thompson router with freedns.afriad.org

I need to create a dynamic dns rule in a thompson technicolor router. Problem is the ‘custom’ dns settings don’t let you actually change their default dns server. people have found they can telnet into the router and change the settings at the command line: see here

1. Telnet to the router IP address (normally 192.168.1.254):
telnet
o 192.168.1.254

2. Log into the router using appropriate login details (if unknown, try Username: Administrator, and no password)

3. List the current Dynamic DNS options
dyndns service list

4. Modify the custom option using this command:
dyndns service modify name=custom server=freedns.afraid.org port=www-http request=/nic/update updateinterval=7200

Replace values appropriately
server – the domain name of your Dynamic DNS provider
port – www-http
request – /nic/update [the path at your Dynamic DNS provider for DNS update calls]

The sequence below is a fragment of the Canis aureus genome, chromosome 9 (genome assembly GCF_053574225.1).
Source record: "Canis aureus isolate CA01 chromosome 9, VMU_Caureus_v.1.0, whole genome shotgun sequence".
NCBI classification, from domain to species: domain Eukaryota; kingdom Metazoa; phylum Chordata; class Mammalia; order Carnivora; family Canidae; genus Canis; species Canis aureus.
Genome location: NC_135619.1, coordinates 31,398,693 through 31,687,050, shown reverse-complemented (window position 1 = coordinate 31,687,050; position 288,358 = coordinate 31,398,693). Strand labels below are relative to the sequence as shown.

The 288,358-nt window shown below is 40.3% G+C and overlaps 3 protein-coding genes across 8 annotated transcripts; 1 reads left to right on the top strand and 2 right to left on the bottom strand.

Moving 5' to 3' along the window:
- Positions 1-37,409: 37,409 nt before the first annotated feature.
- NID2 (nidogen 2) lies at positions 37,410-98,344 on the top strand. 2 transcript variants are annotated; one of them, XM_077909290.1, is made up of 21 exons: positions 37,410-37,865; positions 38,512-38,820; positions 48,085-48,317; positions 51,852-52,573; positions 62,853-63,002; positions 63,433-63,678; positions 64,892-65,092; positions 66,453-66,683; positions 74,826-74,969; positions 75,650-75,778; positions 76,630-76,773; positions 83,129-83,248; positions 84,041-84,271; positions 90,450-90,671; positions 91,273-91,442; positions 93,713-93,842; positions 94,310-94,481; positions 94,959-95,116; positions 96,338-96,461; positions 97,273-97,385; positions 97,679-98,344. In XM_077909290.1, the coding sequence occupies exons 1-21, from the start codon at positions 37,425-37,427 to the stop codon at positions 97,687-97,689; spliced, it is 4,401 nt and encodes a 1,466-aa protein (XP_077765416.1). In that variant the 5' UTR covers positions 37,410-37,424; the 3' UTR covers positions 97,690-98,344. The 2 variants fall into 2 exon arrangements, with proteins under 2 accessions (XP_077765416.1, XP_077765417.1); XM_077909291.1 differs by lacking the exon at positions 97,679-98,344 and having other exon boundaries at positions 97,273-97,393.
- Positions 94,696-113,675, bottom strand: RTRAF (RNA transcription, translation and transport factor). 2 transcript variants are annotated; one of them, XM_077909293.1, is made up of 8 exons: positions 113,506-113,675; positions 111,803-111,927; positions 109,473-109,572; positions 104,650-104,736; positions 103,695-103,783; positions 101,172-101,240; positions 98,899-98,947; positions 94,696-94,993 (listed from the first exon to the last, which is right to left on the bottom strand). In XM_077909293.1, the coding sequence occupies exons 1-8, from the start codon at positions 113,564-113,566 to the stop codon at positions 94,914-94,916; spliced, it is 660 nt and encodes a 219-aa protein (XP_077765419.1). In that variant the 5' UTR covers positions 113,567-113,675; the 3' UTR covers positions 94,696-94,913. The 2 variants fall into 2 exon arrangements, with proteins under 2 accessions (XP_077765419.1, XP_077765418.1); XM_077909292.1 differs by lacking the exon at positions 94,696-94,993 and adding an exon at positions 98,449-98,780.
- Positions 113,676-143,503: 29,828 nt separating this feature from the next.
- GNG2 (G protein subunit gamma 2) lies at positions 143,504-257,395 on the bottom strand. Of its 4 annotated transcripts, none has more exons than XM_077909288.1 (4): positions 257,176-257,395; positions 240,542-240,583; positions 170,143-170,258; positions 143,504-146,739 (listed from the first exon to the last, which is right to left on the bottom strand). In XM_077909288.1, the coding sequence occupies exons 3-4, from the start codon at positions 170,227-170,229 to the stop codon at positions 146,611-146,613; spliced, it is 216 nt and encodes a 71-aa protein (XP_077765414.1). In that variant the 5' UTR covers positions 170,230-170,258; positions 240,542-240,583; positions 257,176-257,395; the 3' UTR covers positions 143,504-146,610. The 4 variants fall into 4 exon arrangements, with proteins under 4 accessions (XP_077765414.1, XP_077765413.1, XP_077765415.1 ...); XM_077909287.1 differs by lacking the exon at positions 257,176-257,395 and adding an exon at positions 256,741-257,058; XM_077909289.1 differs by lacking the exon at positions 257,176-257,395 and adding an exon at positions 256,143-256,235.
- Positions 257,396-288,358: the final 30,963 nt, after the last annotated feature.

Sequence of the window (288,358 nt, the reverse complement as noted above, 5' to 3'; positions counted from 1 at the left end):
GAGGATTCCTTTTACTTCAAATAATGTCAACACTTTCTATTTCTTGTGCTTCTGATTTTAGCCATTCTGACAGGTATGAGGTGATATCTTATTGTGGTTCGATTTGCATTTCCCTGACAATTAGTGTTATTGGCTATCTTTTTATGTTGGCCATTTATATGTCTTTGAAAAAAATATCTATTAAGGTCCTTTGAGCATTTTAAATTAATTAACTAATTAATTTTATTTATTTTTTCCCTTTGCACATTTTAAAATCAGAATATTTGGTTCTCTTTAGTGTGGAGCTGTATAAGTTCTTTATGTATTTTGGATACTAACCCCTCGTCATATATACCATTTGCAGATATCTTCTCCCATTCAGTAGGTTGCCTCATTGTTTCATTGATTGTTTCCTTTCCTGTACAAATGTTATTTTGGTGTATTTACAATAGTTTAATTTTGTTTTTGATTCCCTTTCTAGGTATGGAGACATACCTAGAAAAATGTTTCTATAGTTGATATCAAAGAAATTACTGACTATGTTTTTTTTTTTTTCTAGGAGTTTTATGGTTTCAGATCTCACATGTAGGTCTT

updateinterval – number of seconds between updates from your router – default is 86000 (1 day)

5. Save changes to the router
saveall

streaming test

This is a test to tryout our streaming server and see if the embdded player will work OK.
If you are a tester let me know!




remote vnc desktop

It’s not as easy as you might think to setup a remote desktop from boot in Xubuntu.

This is probably because these apps are called ‘desktop sharing’ apps, really aimed at desktops that are logged in and running. It’s also because it is a potential security hazard to have your VNC server running and ‘out there’ as soon as it boots up.

However, with appropriate security precautions (eg vpn access to the network) it can be done, relatively simply. It’s ideal for remote servers that you might need to reboot, that need to have a graphical environment installed.

I used this article. Although it didn’t work straight away that was because the text USERNAME¬† in the /lib/systemd/system/x11vnc.service file needs changing to the user name you’re using (duh).

command ps -ef | grep [x]11vnc on a remote ssh terminal (on the same network) will tell you if the service is up and running.

After years of faffing this works. I’m using x11vnc and the init (upstart) process for getting the server running from boot. This is on an Xubutnu 15.04 64bit machine